The report gives a detailed analysis of the material of the leather and sediments. On each of the fragments there was an amber-colored protein coating (probably animal skin glue), but it is not clear whether this was part of the preparation of the parchment or natural gelatinization. The report notes suspicious striations on one fragment resulting from brush strokes, which apparently applied a transparent substance to the surface. The ink is carbon-based and uses gum Arabic as a binder; the team apparently did not detect any egg-white, unlike the ink in the Schøyen ink well. The report also suggests that someone deposited a layer of sediment consistent with the Dead Sea region on the surface of the fragments, possibly while the ink was still wet.

Though I am no expert on the material side, and there are some material problems with the leather, it seems clear that the irregularities of the ink are the primary indicators for the team's decision. To quote a helpful and succinct summary:

"Aside from unambiguous conservation materials, no anachronistic or anomalous materials were identified in the studied fragments. The state of degradation and minerology of the parchment samples suggests they may old or ancient, however, physical clues, such as the application of ink over delaminated support material and sediment, as well as cracks in several fragments, suggests that much or all of the ink may have been applied more recently (111)."

Indeed, the fact that the ink and script are so problematic for each of the fragments is a strong indication that all of these fragments are modern forgeries on ancient skins.


See also the discussions by Christopher Rollston, Sidnie Crawford, and Michael Langlois. Contrast the following statement by Emanuel Tov cited in a National Geographic article:

"I will not say that there are no unauthentic fragments among the MOB fragments, but in my view, their inauthenticity as a whole has still not been proven beyond doubt. This doubt is due to the fact that similar testing has not been done on undisputed Dead Sea Scroll manuscripts in order to provide a base line for comparison, including the fragments from the Judean Desert sites that are later than Qumran. The report expects us to conclude that abnormalities abound without demonstrating what is normal."

While I agree that it would be helpful to do similar tests with authentic DSS for comparison, the combined evidence with regard to the MOTB DSS-like fragments collected to date does seem to me to be quite compelling. These fragments are almost certainly modern forgeries.

Friday, March 13, 2020

Sunday, March 8, 2020

DVL Introductions to Greek and Latin Paleography

The DigiVatLib (DVL) website has published two very clear and well-illustrated introductions to Greek and Latin paleography, which I highly recommend for interested beginners.

Saturday, February 29, 2020

Thursday, February 27, 2020

Neo-Paleography: Analysing Ancient Handwritings in the Digital Age

Isabelle Marthot-Santaniello has posted videos with slides and audio for each of the presentations at the recent conference Neo-Paleography: Analysing Ancient Handwritings in the Digital Age (Basel, 27-29 January 2020). This is a great resource for understanding the current state of digital paleographic tools, especially for Hebrew, Greek, Coptic, and Latin scripts. See below the full conference program.


Monday 27 January

14:15Nachum Dershowitz, Adiel Ben-Shalom in abs., Lior Wolf in abs. (Tel Aviv): Computerized Paleography: Tools for Historical Manuscripts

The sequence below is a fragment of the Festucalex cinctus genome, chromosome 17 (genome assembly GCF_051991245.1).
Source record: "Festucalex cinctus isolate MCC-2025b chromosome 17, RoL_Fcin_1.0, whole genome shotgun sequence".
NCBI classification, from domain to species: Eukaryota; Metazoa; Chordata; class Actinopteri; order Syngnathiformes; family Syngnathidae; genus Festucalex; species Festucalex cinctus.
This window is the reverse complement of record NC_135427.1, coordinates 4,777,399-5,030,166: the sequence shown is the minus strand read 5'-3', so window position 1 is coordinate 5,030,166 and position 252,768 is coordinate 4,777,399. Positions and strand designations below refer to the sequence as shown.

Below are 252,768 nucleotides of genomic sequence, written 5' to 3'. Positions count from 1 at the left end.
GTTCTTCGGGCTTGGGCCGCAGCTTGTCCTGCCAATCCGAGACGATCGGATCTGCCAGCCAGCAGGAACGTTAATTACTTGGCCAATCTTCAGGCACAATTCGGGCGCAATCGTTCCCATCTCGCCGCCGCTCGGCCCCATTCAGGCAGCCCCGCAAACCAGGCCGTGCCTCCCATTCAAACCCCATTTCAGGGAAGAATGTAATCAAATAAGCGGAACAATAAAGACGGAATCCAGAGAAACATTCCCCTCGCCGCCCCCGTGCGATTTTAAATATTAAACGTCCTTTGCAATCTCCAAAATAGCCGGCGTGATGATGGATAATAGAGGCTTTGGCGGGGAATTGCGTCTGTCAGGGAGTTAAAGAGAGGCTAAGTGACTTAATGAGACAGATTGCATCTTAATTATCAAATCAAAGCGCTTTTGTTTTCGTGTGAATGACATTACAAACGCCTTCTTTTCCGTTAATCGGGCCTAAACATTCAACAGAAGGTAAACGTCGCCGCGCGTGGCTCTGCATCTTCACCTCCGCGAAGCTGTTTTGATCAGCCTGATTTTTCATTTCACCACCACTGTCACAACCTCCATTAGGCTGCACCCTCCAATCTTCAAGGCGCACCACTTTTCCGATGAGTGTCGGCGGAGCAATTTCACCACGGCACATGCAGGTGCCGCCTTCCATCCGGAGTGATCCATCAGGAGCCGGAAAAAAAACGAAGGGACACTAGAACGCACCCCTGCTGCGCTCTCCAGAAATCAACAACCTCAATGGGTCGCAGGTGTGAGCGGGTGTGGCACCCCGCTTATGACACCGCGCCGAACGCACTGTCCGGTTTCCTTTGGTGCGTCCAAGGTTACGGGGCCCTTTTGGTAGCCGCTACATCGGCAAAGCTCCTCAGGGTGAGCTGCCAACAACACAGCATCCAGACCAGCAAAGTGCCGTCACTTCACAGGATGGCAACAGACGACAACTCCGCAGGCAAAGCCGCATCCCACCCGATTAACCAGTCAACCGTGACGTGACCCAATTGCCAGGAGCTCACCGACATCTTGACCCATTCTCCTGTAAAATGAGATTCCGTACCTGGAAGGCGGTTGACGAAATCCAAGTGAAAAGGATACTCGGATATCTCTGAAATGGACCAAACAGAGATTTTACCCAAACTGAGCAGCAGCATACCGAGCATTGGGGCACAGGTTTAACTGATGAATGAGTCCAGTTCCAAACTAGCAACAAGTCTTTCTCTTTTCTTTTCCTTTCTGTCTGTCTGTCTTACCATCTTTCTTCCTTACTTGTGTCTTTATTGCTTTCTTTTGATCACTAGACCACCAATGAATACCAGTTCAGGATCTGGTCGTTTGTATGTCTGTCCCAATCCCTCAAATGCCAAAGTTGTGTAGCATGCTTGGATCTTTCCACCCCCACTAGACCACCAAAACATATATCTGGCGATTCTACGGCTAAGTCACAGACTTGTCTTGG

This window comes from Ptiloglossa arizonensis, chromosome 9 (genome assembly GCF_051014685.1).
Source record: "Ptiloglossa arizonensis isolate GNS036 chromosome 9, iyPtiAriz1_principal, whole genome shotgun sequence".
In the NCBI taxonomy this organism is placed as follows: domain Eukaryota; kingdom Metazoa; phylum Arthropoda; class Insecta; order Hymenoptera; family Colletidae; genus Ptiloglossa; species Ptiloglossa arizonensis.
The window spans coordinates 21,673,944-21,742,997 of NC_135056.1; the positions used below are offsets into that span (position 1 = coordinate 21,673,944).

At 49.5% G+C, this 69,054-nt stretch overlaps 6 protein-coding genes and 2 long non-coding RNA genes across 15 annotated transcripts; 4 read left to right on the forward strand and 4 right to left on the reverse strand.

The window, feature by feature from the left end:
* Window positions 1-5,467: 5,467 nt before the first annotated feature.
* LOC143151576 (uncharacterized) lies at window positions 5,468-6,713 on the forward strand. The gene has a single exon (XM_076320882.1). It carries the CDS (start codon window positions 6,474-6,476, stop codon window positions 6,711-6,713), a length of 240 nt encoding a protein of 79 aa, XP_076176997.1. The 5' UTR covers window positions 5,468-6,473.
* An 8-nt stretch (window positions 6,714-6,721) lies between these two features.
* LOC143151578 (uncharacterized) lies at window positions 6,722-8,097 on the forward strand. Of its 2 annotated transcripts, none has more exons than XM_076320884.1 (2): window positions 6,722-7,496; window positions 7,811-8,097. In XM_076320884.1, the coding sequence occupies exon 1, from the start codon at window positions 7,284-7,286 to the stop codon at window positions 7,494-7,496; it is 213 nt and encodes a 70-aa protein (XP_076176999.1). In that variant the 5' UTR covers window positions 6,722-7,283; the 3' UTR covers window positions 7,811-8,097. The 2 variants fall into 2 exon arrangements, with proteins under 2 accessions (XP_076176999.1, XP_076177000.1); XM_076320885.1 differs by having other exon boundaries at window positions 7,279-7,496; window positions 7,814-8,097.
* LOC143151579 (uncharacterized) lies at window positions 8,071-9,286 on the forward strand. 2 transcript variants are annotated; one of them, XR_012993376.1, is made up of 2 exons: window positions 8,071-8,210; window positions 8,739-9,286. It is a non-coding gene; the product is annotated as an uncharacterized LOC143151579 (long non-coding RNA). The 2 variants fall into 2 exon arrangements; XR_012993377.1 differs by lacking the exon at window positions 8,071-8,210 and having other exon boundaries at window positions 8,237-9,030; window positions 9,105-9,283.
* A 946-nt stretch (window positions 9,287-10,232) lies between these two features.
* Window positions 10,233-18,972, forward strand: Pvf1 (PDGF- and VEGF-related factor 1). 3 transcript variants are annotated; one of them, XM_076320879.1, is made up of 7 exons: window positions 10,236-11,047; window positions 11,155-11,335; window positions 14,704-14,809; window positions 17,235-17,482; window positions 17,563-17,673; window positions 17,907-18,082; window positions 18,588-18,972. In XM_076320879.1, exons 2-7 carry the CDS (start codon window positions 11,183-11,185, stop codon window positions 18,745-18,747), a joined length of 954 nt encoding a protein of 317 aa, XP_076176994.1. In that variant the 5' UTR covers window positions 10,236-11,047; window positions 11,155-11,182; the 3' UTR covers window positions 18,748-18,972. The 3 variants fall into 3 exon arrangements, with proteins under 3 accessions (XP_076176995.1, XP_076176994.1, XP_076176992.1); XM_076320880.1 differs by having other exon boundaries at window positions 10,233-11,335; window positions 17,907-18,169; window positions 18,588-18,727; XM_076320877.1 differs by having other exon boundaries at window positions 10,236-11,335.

14:45Mladen Popović, Lambert Schomaker, Maruf Dhali (Groningen): Digital Palaeography of the Dead Sea Scrolls for Dating Undated Manuscripts
15:15 Gemma Hayes, Maruf Dhali (Groningen): Identifying Dead Sea Scribes: A Digital Palaeographic Approach
15:45 Discussion
16:00 Coffee break
16:30Vinodh Rajan Sampath (Hamburg): Script Analyzer: A Tool for Quantitative Paleography
17:00Timo Korkiakangas (Helsinki): Quantifying Medieval Latin handwriting with Script Analyzer
17:30Elena Nieddu, Serena Ammirati in abs. (Roma): IN CODICE RATIO: a gateway to paleographical thesauri
18:30Buffet in Dep. Altertumswissenschaften (for the speakers)

Tuesday 28 January

9:00Peter Stokes (Paris): (Still) Describing Handwriting: With Archetype and Beyond
9:30Simona Stoyanova (Nottingham): The Python in the letterbox – epigraphic palaeography with Archetype
10:00Lorenzo Sardone (San Marino): For a Palaeography of Demosthenic Papyri
10:45Coffee break
11:00Yasmine Amory (Ghent): More than a simple intuition. Towards a categorisation of palaeographical features 
11:30Loreleï Vanderheyden (Heidelberg): How to unmask a digraph scribe? Apollos’ Greek and Coptic styles in the Aphrodito Byzantine Archive
14:00Anne Boud’hors (Paris): Identifying hands and styles in the Coptic papyri from Edfu (Papas' archive)
14:30Esther Garel (Strasbourg): The Fayyumic Coptic Documentary Papyri: Issues of Palaeography, Formats and Dating
15:00Christian Askeland (Cambridge): On the History of the Alexandrian Majuscule
15:45Coffee break
16:00Katharina Schröder (Münster): Searching for Relatives: Palaeographical Analysis of Coptic New Testament Manuscripts in the Institute for New Testament Textual Research Münster 
16:30Alin Suciu, Ulrich Schmid in abs. (Göttingen): Digital Support for a Paleographical Assessment of the White Monastery Manuscripts
19:00Dinner (for the speakers)

Wednesday 29 January

9:00Marie Beurton-Aimar, Cecilia Ostertag in abs. (Bordeaux): Re-assembly Egyptian potteries with handwritten texts
9:30Vincent Christlein (Nuremberg): Writer identification in historical document images 
10:00Imran Siddiqi (Islamabad): Dating of Historical Manuscripts using Image Analysis & Deep Learning Techniques 
10:45Coffee break
11:00Tanmoy Mondal (Montpellier): Efficient technique for Binarization, Noise Cleaning and Convolutional Neural Network Based Writer Identification for Papyri Manuscripts
11:30Andreas Fischer (Fribourg): Recent Advances in Graph-Based Keyword Spotting for Supporting Quantitative Paleography
12:30Coffee break
14:00Vlad Atanasiu, Peter Fornaro (Basel): On the utility of color in computational paleography